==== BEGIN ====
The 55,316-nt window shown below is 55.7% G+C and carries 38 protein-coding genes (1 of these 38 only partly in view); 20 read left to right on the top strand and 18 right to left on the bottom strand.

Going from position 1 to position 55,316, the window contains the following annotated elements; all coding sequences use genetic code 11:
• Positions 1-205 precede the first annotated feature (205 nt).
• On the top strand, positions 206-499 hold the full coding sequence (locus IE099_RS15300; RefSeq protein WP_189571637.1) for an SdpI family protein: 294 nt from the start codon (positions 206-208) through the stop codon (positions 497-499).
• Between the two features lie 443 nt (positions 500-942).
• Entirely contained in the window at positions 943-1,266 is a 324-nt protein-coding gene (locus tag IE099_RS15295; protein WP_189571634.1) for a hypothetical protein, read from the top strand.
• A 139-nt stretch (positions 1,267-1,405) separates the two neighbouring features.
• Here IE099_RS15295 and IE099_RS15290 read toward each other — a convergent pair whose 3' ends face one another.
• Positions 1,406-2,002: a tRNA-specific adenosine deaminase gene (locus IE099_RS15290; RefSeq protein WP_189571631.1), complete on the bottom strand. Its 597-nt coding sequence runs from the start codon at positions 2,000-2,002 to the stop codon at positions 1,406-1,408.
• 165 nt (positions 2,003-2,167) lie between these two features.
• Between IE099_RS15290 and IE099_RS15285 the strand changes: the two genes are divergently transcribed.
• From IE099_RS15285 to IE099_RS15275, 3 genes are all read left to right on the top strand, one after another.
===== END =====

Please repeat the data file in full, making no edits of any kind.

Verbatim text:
The 55,316-nt window shown below is 55.7% G+C and carries 38 protein-coding genes (1 of these 38 only partly in view); 20 read left to right on the top strand and 18 right to left on the bottom strand.

Going from position 1 to position 55,316, the window contains the following annotated elements; all coding sequences use genetic code 11:
• Positions 1-205 precede the first annotated feature (205 nt).
• On the top strand, positions 206-499 hold the full coding sequence (locus IE099_RS15300; RefSeq protein WP_189571637.1) for an SdpI family protein: 294 nt from the start codon (positions 206-208) through the stop codon (positions 497-499).
• Between the two features lie 443 nt (positions 500-942).
• Entirely contained in the window at positions 943-1,266 is a 324-nt protein-coding gene (locus tag IE099_RS15295; protein WP_189571634.1) for a hypothetical protein, read from the top strand.
• A 139-nt stretch (positions 1,267-1,405) separates the two neighbouring features.
• Here IE099_RS15295 and IE099_RS15290 read toward each other — a convergent pair whose 3' ends face one another.
• Positions 1,406-2,002: a tRNA-specific adenosine deaminase gene (locus IE099_RS15290; RefSeq protein WP_189571631.1), complete on the bottom strand. Its 597-nt coding sequence runs from the start codon at positions 2,000-2,002 to the stop codon at positions 1,406-1,408.
• 165 nt (positions 2,003-2,167) lie between these two features.
• Between IE099_RS15290 and IE099_RS15285 the strand changes: the two genes are divergently transcribed.
• From IE099_RS15285 to IE099_RS15275, 3 genes are all read left to right on the top strand, one after another.